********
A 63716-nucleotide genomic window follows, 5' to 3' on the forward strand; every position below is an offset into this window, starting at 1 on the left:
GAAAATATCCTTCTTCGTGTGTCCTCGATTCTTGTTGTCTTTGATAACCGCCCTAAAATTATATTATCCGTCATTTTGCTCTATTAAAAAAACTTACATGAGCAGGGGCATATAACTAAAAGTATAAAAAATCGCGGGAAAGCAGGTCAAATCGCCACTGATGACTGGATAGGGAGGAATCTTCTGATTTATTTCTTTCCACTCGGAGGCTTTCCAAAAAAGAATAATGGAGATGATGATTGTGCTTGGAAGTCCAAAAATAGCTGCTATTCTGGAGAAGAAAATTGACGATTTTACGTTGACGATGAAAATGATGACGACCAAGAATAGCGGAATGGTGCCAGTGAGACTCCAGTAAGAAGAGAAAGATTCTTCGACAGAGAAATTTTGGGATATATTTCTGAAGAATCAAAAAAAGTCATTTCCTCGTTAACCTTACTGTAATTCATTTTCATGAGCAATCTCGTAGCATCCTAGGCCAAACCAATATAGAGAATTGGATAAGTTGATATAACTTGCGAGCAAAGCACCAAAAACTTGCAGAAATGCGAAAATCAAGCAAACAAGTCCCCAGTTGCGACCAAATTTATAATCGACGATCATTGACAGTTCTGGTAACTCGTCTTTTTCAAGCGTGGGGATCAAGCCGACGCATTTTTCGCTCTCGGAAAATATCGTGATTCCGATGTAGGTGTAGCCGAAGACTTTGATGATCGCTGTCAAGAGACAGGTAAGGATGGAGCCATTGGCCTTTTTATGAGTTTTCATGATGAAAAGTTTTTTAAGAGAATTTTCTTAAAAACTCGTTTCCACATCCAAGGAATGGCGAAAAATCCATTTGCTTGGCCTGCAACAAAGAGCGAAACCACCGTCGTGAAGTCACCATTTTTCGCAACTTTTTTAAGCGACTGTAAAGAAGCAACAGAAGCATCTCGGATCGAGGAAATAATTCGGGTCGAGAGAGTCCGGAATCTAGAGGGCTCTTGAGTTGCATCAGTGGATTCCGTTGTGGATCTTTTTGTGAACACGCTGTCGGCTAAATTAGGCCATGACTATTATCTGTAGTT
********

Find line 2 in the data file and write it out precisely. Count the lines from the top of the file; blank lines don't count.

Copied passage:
GAAAATATCCTTCTTCGTGTGTCCTCGATTCTTGTTGTCTTTGATAACCGCCCTAAAATTATATTATCCGTCATTTTGCTCTATTAAAAAAACTTACATGAGCAGGGGCATATAACTAAAAGTATAAAAAATCGCGGGAAAGCAGGTCAAATCGCCACTGATGACTGGATAGGGAGGAATCTTCTGATTTATTTCTTTCCACTCGGAGGCTTTCCAAAAAAGAATAATGGAGATGATGATTGTGCTTGGAAGTCCAAAAATAGCTGCTATTCTGGAGAAGAAAATTGACGATTTTACGTTGACGATGAAAATGATGACGACCAAGAATAGCGGAATGGTGCCAGTGAGACTCCAGTAAGAAGAGAAAGATTCTTCGACAGAGAAATTTTGGGATATATTTCTGAAGAATCAAAAAAAGTCATTTCCTCGTTAACCTTACTGTAATTCATTTTCATGAGCAATCTCGTAGCATCCTAGGCCAAACCAATATAGAGAATTGGATAAGTTGATATAACTTGCGAGCAAAGCACCAAAAACTTGCAGAAATGCGAAAATCAAGCAAACAAGTCCCCAGTTGCGACCAAATTTATAATCGACGATCATTGACAGTTCTGGTAACTCGTCTTTTTCAAGCGTGGGGATCAAGCCGACGCATTTTTCGCTCTCGGAAAATATCGTGATTCCGATGTAGGTGTAGCCGAAGACTTTGATGATCGCTGTCAAGAGACAGGTAAGGATGGAGCCATTGGCCTTTTTATGAGTTTTCATGATGAAAAGTTTTTTAAGAGAATTTTCTTAAAAACTCGTTTCCACATCCAAGGAATGGCGAAAAATCCATTTGCTTGGCCTGCAACAAAGAGCGAAACCACCGTCGTGAAGTCACCATTTTTCGCAACTTTTTTAAGCGACTGTAAAGAAGCAACAGAAGCATCTCGGATCGAGGAAATAATTCGGGTCGAGAGAGTCCGGAATCTAGAGGGCTCTTGAGTTGCATCAGTGGATTCCGTTGTGGATCTTTTTGTGAACACGCTGTCGGCTAAATTAGGCCATGACTATTATCTGTAGTT